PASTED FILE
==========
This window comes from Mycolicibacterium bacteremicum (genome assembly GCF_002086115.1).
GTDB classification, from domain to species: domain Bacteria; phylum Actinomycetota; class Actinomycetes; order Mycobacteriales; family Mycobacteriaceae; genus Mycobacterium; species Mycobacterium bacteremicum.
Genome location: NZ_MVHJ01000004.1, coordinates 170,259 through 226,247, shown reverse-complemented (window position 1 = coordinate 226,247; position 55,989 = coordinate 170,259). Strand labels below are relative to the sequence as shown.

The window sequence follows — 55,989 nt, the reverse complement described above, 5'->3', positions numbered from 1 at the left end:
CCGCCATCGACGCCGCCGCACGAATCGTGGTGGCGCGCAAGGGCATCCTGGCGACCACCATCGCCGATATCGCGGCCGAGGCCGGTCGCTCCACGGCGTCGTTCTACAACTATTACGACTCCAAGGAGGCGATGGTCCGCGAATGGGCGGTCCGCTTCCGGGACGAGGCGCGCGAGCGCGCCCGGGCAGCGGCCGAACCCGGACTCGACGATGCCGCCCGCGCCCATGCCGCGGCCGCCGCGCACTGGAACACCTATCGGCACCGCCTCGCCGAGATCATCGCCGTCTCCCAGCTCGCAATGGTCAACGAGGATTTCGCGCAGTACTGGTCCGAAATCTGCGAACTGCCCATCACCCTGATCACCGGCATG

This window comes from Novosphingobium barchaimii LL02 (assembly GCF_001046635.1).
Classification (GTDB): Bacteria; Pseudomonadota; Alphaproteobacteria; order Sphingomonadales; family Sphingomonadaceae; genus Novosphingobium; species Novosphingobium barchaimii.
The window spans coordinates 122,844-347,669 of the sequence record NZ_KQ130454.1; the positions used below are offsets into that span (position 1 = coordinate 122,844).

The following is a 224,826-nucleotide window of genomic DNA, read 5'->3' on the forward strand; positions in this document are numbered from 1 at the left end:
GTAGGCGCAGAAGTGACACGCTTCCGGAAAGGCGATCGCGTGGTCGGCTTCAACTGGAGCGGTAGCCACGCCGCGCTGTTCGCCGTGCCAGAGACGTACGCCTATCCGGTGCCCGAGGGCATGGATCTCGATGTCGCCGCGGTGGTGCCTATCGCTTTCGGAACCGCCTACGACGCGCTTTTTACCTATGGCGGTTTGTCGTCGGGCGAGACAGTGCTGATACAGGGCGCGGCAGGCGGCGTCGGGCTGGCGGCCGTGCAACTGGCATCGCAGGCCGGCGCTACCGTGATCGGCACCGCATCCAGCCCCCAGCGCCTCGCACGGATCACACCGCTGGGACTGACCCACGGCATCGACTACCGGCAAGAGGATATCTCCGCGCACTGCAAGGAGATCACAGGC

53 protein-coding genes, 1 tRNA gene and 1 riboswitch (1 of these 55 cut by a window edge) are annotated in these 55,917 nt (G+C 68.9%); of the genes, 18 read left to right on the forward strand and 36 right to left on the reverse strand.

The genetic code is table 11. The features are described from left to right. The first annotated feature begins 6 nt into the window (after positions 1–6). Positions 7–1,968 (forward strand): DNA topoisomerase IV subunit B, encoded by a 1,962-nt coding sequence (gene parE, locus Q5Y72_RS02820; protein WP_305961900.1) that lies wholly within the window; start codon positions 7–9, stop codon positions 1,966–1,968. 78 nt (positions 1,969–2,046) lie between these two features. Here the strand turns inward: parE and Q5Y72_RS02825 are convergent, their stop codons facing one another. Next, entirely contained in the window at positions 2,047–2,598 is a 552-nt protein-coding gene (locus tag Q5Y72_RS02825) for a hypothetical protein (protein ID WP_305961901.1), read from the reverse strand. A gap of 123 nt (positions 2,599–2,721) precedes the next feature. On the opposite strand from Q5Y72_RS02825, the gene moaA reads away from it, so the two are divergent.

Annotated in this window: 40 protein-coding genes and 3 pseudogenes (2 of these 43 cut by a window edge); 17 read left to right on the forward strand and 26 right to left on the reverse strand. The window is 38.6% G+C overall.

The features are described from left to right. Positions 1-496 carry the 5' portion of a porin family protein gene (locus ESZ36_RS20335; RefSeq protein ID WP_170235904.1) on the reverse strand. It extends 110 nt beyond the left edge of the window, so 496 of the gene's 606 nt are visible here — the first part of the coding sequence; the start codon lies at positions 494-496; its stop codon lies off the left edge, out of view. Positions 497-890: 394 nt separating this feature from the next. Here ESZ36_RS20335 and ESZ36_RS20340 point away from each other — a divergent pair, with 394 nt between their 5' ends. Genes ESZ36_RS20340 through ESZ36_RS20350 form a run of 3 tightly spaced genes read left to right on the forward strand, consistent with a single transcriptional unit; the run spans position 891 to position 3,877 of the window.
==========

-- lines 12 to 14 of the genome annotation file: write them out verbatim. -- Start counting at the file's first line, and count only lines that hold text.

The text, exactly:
The genetic code is table 11. The features are described from left to right. The first annotated feature begins 6 nt into the window (after positions 1–6). Positions 7–1,968 (forward strand): DNA topoisomerase IV subunit B, encoded by a 1,962-nt coding sequence (gene parE, locus Q5Y72_RS02820; protein WP_305961900.1) that lies wholly within the window; start codon positions 7–9, stop codon positions 1,966–1,968. 78 nt (positions 1,969–2,046) lie between these two features. Here the strand turns inward: parE and Q5Y72_RS02825 are convergent, their stop codons facing one another. Next, entirely contained in the window at positions 2,047–2,598 is a 552-nt protein-coding gene (locus tag Q5Y72_RS02825) for a hypothetical protein (protein ID WP_305961901.1), read from the reverse strand. A gap of 123 nt (positions 2,599–2,721) precedes the next feature. On the opposite strand from Q5Y72_RS02825, the gene moaA reads away from it, so the two are divergent.

Annotated in this window: 40 protein-coding genes and 3 pseudogenes (2 of these 43 cut by a window edge); 17 read left to right on the forward strand and 26 right to left on the reverse strand. The window is 38.6% G+C overall.

The features are described from left to right. Positions 1-496 carry the 5' portion of a porin family protein gene (locus ESZ36_RS20335; RefSeq protein ID WP_170235904.1) on the reverse strand. It extends 110 nt beyond the left edge of the window, so 496 of the gene's 606 nt are visible here — the first part of the coding sequence; the start codon lies at positions 494-496; its stop codon lies off the left edge, out of view. Positions 497-890: 394 nt separating this feature from the next. Here ESZ36_RS20335 and ESZ36_RS20340 point away from each other — a divergent pair, with 394 nt between their 5' ends. Genes ESZ36_RS20340 through ESZ36_RS20350 form a run of 3 tightly spaced genes read left to right on the forward strand, consistent with a single transcriptional unit; the run spans position 891 to position 3,877 of the window.